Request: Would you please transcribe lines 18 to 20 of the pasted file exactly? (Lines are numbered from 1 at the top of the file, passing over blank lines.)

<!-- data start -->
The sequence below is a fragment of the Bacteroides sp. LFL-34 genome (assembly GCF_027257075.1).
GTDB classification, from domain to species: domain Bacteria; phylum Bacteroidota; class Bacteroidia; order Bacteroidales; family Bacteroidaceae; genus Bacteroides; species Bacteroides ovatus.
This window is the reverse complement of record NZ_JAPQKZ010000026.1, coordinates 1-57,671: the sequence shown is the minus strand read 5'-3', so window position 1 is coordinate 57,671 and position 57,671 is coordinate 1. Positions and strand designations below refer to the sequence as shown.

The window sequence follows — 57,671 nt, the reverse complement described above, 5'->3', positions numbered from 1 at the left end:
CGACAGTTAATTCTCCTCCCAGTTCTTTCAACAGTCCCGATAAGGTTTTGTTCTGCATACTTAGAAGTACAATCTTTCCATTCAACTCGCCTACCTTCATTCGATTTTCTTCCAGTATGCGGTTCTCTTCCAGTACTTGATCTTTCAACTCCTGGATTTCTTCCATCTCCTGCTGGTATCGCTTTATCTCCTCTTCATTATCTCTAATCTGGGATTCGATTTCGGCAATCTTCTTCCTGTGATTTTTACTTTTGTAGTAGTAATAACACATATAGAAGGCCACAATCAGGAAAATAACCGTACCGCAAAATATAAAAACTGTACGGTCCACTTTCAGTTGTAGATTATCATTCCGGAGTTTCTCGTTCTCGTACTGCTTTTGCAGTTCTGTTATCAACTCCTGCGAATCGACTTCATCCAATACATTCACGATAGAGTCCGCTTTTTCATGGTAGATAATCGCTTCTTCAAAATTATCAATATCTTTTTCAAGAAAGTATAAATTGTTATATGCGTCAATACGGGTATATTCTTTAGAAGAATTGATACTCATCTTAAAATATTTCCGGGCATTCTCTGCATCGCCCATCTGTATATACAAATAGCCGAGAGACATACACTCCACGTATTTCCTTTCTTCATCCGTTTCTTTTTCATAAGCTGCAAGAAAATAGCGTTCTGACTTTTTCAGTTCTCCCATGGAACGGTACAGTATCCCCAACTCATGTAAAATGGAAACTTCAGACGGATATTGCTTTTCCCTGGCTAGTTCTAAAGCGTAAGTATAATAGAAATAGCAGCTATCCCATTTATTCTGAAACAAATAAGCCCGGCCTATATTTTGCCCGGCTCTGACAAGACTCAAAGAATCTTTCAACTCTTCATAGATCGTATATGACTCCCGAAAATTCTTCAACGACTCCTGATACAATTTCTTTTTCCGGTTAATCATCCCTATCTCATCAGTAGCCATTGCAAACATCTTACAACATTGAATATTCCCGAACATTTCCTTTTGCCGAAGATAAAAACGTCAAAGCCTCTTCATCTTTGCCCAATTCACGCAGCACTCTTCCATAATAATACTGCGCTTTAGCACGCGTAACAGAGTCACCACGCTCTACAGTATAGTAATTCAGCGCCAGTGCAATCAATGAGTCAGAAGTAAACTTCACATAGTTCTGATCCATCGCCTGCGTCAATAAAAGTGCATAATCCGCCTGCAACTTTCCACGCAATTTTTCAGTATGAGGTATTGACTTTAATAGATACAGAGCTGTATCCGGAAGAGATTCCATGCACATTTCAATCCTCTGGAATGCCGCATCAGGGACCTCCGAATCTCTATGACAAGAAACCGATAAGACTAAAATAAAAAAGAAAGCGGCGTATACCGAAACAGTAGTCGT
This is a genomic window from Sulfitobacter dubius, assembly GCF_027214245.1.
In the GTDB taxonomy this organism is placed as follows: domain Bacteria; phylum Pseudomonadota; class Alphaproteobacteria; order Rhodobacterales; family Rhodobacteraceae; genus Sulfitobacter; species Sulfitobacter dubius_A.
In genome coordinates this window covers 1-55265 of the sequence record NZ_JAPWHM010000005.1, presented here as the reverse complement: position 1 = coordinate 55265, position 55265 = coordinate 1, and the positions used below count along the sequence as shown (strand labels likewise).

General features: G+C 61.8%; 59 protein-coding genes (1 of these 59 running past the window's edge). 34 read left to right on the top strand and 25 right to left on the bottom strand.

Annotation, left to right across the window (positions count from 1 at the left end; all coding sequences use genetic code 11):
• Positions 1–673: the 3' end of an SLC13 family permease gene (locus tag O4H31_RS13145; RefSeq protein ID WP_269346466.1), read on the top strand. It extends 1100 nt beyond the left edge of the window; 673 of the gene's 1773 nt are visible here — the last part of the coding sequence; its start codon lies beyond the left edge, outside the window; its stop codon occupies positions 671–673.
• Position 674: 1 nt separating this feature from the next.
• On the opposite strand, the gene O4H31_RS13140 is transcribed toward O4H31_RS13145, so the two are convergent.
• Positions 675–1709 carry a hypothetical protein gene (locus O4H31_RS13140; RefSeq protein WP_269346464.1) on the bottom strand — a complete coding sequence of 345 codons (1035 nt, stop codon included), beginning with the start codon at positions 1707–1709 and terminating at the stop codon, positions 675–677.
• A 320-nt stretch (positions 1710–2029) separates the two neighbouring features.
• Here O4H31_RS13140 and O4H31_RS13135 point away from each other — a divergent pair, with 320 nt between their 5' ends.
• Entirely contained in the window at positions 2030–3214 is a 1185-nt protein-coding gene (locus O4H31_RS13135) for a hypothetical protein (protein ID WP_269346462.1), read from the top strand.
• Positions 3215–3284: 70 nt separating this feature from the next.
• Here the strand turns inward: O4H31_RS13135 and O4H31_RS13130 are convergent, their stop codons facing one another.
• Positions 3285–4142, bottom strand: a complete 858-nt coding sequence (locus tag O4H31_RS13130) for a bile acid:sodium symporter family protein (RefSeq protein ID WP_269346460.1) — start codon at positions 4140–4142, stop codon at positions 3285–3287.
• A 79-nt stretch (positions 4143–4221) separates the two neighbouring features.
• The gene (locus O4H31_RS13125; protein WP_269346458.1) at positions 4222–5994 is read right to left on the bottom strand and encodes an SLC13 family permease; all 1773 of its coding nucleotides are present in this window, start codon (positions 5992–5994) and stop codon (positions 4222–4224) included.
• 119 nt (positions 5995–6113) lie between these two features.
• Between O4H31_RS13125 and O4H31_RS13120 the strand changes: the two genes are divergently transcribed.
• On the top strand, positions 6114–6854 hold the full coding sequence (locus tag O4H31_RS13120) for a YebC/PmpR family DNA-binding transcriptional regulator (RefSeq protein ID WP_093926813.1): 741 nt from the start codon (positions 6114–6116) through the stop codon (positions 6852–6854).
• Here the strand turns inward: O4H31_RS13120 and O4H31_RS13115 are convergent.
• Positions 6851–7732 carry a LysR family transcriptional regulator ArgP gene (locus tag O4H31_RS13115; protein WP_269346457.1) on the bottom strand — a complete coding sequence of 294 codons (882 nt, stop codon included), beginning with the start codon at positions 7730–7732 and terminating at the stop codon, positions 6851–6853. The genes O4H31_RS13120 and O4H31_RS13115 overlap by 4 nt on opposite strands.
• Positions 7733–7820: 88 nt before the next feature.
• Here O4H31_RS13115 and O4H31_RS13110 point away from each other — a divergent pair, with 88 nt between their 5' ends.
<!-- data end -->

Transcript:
• Positions 3215–3284: 70 nt separating this feature from the next.
• Here the strand turns inward: O4H31_RS13135 and O4H31_RS13130 are convergent, their stop codons facing one another.
• Positions 3285–4142, bottom strand: a complete 858-nt coding sequence (locus tag O4H31_RS13130) for a bile acid:sodium symporter family protein (RefSeq protein ID WP_269346460.1) — start codon at positions 4140–4142, stop codon at positions 3285–3287.